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Victims of the Free Market

Civil War in Libya. Oil speculators crowding into the market. For nearly a week running, network TV news has led with the story of rising gas prices and the “threat to the economy”. Really? The Federal Reserve core inflation excludes food and energy, on the basis that price spikes moderate and in any event (barring revolutionaries gaining foothold in Saudi Arabia) speculators come and go, exchanging futures for paintings by Michaelangelo. The price of gas goes from $3.14 to $3.55, and suddenly we are atwitter about tapping the national oil reserve?

In the week before TV news began to focus on gas prices, the Administration announced the jobless rate fell to 8.9 percent. The emerging story line is that rising fuel prices are threatening the economic “recovery”. That’s not why the seams are coming apart.

A 2008 report by the US DOE notes that petroleum accounts for only 37 percent of total energy consumption. Libya accounts for about 2 percent of global oil supply. The narrative that strikes me as more resonant is that US industrial, financial and housing policies, virtually without criticism by the fourth estate, created a perfect storm from the mid 1990’s to mid 2000s, allowing speculative bubbles in the stock market and real estate development to inflate an appearance of economic prosperity while Wall Street and the entire Growth Machine looted the banks until the whole scheme came crashing down like the Hindenberg.

There has been no accountability, and maybe that is what is unsettling TV viewers. To watch poor Arabs taking up arms against rich dictators armed to the teeth fuels some domestic agitation that is yet unrecognized. Americans’ obsessive “right to bear arms” looks like thin gruel in news clips of machine guns in the hands of disorganized Libyan rebels firing into the blue sky. After this exercise, maybe the American National Rifle Association needs to lobby for citizens’ right to bear surface-to-air-missiles. While gas prices lead the news, what goes unreported is how the snake oil salesmen are flourishing in the United States.

In the 19th century, as the Robber Barons were consolidating political and economic power around the railroads, the salesmen held forth medicines to cure intestinal worms in bottles filled with alcohol clear as rain. Their prescriptions are in the same vein as our own, newer ones; “the ownership society” or Tea Party’ers attacking “job killing environmental regulations” like the witches of Eastwick. No one has gone to jail, not Angelo Mozilo of Countrywide, the giant mortgage company that made the highest virtue of signing to a home mortgage anyone who could fog a mirror. In Florida, in Miami-Dade county and the state capitol, Tallahassee, the Angelo Mozilo School of Thievery and Disguise is well attended. The GOP elites are busy in legislative Hogwarts assembling the most radical policies to consolidate power since the 1880’s.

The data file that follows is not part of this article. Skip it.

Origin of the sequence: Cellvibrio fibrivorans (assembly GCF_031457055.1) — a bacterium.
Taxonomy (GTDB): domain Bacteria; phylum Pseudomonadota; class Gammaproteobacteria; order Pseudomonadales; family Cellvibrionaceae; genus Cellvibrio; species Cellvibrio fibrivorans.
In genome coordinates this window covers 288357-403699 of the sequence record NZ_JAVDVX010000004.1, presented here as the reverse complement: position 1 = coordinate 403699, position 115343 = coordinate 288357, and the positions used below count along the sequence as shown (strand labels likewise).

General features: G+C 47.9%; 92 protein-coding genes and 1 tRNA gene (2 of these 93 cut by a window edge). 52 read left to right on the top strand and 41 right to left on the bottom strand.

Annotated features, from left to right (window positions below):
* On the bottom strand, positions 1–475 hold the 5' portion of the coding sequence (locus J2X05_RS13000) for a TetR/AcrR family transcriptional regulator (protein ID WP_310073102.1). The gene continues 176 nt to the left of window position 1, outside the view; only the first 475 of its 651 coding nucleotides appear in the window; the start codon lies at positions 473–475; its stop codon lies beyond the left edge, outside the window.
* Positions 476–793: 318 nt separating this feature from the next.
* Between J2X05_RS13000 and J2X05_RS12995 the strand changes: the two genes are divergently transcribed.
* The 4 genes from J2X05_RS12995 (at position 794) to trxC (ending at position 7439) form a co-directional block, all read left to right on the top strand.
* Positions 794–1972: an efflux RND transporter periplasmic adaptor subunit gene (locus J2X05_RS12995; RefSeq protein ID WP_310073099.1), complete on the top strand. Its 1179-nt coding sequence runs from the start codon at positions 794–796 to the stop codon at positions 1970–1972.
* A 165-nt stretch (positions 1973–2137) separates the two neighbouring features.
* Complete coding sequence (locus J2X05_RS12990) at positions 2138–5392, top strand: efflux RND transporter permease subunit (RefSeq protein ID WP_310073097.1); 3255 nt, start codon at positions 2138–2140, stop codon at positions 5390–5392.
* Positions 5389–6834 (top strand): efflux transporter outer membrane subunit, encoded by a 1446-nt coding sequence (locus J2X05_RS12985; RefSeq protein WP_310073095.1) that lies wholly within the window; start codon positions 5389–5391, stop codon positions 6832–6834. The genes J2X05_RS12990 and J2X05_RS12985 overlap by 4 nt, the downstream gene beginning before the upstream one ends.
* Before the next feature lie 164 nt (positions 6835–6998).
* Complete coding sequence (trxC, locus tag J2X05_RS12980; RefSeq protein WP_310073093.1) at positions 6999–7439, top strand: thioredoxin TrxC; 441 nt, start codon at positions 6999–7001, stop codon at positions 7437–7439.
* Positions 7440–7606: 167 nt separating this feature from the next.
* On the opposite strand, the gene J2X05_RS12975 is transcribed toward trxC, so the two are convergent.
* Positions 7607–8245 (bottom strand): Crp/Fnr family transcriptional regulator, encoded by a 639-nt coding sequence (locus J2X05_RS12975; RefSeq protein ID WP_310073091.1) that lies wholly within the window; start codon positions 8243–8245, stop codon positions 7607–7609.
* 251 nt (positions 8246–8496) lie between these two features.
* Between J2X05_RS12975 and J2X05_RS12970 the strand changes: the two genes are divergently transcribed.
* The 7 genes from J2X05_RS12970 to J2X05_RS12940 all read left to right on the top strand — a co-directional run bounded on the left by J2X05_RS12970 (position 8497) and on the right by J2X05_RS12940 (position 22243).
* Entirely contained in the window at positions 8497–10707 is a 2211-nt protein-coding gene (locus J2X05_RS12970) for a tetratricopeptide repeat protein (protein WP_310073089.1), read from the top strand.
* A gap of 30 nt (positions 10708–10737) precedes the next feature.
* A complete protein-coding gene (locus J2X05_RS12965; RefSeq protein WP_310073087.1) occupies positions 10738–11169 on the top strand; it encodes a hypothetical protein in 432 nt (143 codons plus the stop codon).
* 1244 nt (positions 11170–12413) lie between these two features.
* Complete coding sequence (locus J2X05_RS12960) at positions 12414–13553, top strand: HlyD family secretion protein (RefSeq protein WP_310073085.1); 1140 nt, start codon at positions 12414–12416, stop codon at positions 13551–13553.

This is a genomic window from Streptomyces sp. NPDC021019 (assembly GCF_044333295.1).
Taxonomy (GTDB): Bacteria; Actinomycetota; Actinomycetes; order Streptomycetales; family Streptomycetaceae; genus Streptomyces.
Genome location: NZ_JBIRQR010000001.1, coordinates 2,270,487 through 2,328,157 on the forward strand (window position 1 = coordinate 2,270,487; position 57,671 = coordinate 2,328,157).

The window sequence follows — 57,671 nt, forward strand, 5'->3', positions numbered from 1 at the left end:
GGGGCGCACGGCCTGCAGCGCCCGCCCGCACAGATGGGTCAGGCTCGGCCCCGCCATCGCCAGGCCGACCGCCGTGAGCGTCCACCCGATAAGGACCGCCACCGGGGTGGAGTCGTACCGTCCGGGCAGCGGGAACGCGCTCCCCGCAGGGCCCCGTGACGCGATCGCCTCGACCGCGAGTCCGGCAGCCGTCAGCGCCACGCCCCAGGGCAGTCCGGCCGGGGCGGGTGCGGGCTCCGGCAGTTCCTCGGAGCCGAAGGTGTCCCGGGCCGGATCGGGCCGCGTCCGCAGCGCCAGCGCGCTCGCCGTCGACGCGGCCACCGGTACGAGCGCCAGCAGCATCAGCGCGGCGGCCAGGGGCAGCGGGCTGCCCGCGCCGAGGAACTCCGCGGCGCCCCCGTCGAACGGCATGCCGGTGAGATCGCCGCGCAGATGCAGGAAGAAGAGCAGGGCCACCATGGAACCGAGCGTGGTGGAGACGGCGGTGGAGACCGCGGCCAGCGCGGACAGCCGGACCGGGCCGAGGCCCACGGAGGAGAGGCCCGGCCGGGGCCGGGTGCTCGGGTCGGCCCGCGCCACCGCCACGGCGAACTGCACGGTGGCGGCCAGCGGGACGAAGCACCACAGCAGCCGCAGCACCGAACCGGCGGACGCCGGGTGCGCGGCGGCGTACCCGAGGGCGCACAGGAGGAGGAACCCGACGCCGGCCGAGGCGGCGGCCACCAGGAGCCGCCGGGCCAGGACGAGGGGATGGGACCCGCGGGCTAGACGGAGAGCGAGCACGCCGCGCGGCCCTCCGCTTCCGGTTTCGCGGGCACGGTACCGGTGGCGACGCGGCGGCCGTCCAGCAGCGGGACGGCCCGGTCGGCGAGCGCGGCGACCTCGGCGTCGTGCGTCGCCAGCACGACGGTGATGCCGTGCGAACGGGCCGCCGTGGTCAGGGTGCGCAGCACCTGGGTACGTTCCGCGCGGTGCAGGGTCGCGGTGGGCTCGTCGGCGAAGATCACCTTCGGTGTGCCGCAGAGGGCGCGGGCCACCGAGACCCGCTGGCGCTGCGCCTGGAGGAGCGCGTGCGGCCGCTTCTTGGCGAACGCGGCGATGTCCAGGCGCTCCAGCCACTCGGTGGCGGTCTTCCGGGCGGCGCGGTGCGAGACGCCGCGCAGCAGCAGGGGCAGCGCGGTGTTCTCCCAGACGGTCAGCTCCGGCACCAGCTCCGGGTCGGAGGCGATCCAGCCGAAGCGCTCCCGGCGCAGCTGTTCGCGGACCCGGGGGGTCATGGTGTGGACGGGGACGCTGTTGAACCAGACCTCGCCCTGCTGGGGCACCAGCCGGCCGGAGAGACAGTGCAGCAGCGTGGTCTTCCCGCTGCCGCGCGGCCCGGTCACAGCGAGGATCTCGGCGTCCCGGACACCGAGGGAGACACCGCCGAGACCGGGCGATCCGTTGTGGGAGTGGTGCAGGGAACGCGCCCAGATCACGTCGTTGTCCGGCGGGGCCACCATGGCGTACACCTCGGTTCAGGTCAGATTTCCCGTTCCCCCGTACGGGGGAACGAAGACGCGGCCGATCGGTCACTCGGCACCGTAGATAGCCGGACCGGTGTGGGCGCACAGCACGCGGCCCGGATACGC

The polluters are on the warpath to eliminate already miserable protections of public health and the environment. But we don’t get that news: how they thump their Bibles, wear their American Flag pins on their lapels and sculpt their hair to look like marble busts in the rotunda. On 60 Minutes last Sunday, the lead story was the massive increase in public school students who are homeless. In one Florida county, the number of homeless students appearing in public schools is increasing from 15 to 30 students per day! Our response? Cut their funding. They don’t have any? Cut it more!

60 Minutes noted that many Americans are opening their homes to shelter these victims of the “free” market. But for the most part, the mainstream media is staying far, far away from reporting the new callous America. It gravitates instead toward gas prices. The unrest in Libya pushed the unrest in Wisconsin and in the states, where local government officials are proving incapable of coping with municipal debt loads, off the front page and the news cycle, but for how long? How long before our own evangelicals answer the questions, where does the Bible make a fetish of small, limited government or tax cuts favoring the money changers?

ALAN FARAGO, conservation chair of Friends of the Everglades, lives in south Florida. He can be reached at: afarago@bellsouth.net

 

 

 

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Alan Farago is president of Friends of the Everglades and can be reached at afarago@bellsouth.net

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